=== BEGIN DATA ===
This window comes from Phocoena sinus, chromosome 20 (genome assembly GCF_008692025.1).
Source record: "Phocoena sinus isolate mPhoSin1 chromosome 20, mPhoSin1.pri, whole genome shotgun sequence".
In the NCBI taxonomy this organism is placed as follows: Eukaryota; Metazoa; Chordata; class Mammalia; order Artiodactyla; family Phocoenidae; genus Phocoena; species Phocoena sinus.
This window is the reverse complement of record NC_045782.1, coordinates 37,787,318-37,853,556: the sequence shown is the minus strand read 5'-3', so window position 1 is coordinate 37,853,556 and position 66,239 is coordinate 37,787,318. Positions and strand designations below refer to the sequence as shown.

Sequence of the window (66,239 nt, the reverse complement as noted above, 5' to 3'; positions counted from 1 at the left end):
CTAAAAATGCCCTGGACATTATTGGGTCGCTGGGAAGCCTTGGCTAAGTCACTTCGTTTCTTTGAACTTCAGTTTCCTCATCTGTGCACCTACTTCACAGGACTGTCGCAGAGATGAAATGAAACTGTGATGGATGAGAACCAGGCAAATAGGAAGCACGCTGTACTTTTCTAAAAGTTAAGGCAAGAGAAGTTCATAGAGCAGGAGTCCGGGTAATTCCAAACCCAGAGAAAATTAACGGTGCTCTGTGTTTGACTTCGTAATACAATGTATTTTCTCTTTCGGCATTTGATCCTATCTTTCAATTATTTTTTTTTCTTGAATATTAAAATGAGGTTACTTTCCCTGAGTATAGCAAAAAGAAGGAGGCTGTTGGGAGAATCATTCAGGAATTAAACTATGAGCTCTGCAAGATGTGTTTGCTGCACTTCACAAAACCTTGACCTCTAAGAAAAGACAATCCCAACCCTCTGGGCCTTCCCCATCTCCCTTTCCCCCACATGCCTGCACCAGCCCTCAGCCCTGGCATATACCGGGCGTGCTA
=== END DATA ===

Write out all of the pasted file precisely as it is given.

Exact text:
This window comes from Phocoena sinus, chromosome 20 (genome assembly GCF_008692025.1).
Source record: "Phocoena sinus isolate mPhoSin1 chromosome 20, mPhoSin1.pri, whole genome shotgun sequence".
In the NCBI taxonomy this organism is placed as follows: Eukaryota; Metazoa; Chordata; class Mammalia; order Artiodactyla; family Phocoenidae; genus Phocoena; species Phocoena sinus.
This window is the reverse complement of record NC_045782.1, coordinates 37,787,318-37,853,556: the sequence shown is the minus strand read 5'-3', so window position 1 is coordinate 37,853,556 and position 66,239 is coordinate 37,787,318. Positions and strand designations below refer to the sequence as shown.

Sequence of the window (66,239 nt, the reverse complement as noted above, 5' to 3'; positions counted from 1 at the left end):
CTAAAAATGCCCTGGACATTATTGGGTCGCTGGGAAGCCTTGGCTAAGTCACTTCGTTTCTTTGAACTTCAGTTTCCTCATCTGTGCACCTACTTCACAGGACTGTCGCAGAGATGAAATGAAACTGTGATGGATGAGAACCAGGCAAATAGGAAGCACGCTGTACTTTTCTAAAAGTTAAGGCAAGAGAAGTTCATAGAGCAGGAGTCCGGGTAATTCCAAACCCAGAGAAAATTAACGGTGCTCTGTGTTTGACTTCGTAATACAATGTATTTTCTCTTTCGGCATTTGATCCTATCTTTCAATTATTTTTTTTTCTTGAATATTAAAATGAGGTTACTTTCCCTGAGTATAGCAAAAAGAAGGAGGCTGTTGGGAGAATCATTCAGGAATTAAACTATGAGCTCTGCAAGATGTGTTTGCTGCACTTCACAAAACCTTGACCTCTAAGAAAAGACAATCCCAACCCTCTGGGCCTTCCCCATCTCCCTTTCCCCCACATGCCTGCACCAGCCCTCAGCCCTGGCATATACCGGGCGTGCTA